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Cartooniverse
06-02-2002, 09:44 PM
Funny, the things you talk about in the car on long trips. We talked about India and Pakistan and Atomic Bombs,,,,,,,and somehow the talk turned to hand grenades.

How do you know how long your PARTICULAR hand grenade will go, between the time you pull the pin and the time it explodes? Are they marked by pattern? Are they literally time-stamped somewhere? Are all hand grenades 10-second....5-second....??

What if you wanted to pull the pin, wait 5 seconds and then throw so it exploded in the air near the bad people, how would you KNOW you had MORE than 5 seconds to play with?

This, from the mind of a pacifist's 10 year old daughter.....:rolleyes:

Cartoonverse

Monty
06-02-2002, 09:49 PM
You don't. Supposedly they're all manufactured so the fuse detonates approx. five seconds, IIRC, after you the spoon is released.

The way you know how long after the spoon is releasede the individual hand grenade you happen to be chucking explodes is by timing the explosion.

Remember: don't try this at home.

Tr8rJake
06-02-2002, 10:09 PM
IIRC, the fuse on a US issue defensive grenade is adjustable but, that isn't something that is taught to all basic training grads. If a shorter that 5 sec fuse is needed you pop the spoon and "cook off" for a couple of seconds before throwing. This prevents the recipient from playing "hot potato" with you. Which, of course, is a BAD THING.

Barking Spider
06-02-2002, 10:13 PM
If I remember correctly, there is a 5 second period from when the spoon is released until the time the grenade explodes. Also, all the pin does is keep the spoon on. If you have your hand around the grenade properly, you should be able to pull the pin, and hold onto the grenade indefinetly. Its only when the spring tensioned spoon flies off the grenade that the 5 seconds starts.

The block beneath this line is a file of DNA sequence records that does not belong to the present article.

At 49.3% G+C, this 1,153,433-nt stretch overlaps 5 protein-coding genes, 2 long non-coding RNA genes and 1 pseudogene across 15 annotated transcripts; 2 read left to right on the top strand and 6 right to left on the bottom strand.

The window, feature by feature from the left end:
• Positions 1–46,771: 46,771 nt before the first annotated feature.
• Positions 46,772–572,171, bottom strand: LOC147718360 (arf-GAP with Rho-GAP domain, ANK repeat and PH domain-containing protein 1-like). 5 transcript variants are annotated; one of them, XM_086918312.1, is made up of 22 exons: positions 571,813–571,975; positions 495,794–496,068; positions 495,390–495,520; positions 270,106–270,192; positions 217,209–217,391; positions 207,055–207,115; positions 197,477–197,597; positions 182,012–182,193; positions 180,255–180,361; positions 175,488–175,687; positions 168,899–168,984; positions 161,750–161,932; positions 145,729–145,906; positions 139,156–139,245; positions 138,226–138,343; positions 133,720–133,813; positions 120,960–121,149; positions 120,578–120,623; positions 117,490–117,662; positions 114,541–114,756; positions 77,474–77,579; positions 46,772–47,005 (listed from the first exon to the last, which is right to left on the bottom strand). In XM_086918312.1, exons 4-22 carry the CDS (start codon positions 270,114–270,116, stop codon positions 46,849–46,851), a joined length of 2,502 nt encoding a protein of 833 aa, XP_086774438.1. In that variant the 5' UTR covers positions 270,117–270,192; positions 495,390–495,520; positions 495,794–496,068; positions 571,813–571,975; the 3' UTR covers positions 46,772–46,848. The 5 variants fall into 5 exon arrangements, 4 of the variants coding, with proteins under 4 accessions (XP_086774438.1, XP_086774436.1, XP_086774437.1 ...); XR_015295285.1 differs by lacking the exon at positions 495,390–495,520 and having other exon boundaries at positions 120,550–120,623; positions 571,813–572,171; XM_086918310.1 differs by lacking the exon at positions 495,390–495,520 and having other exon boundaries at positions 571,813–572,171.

I remember when we were training with grenades, we were taught that if a situation arose when a grenade could be thrown through a tanks hatch, or up close through a bunker opening, that the grenade should be "cooked" for 2 seconds before dropping it in. That way, the occupants of the tank or bunker would not have time to throw the grenade back out.

Qadgop the Mercotan
06-02-2002, 10:17 PM
That is why "3" shall be the number of thy counting, and the number of thy counting shall be "3". Not "4", nor "2" excepting that thou shalt then progress on to "3". "6" is right out.

-From the Book of Armaments.

Bryan Ekers
06-02-2002, 11:26 PM
On a related note, my reserve unit's annual "Winter indoc" (i.e. we go out with the newbies and drag toboggans and set up tents and whatnot) usually includes an introduction to pyrotechnics. We have the small "thunderflashes", which make a relatively mild "bang", and the more ponderous "arty-sims", which gives off a long whistle (simulating the fall of artillery shells) and a satisfying BOOM derived from their explosive equivalent of a quarter-stick of dynamite.

Normally these sims have a whistle lasting six or seven seconds, but on one occasion, the whistle ran a mere one-and-a-half before exploding with enough force to take off a person's hand.

There was never a clearer lesson not to wait for the whistle before throwing the sim.

Alessan
06-02-2002, 11:47 PM
For the record, putting a pin back in after you've pulled it out is a lot harder than it looks.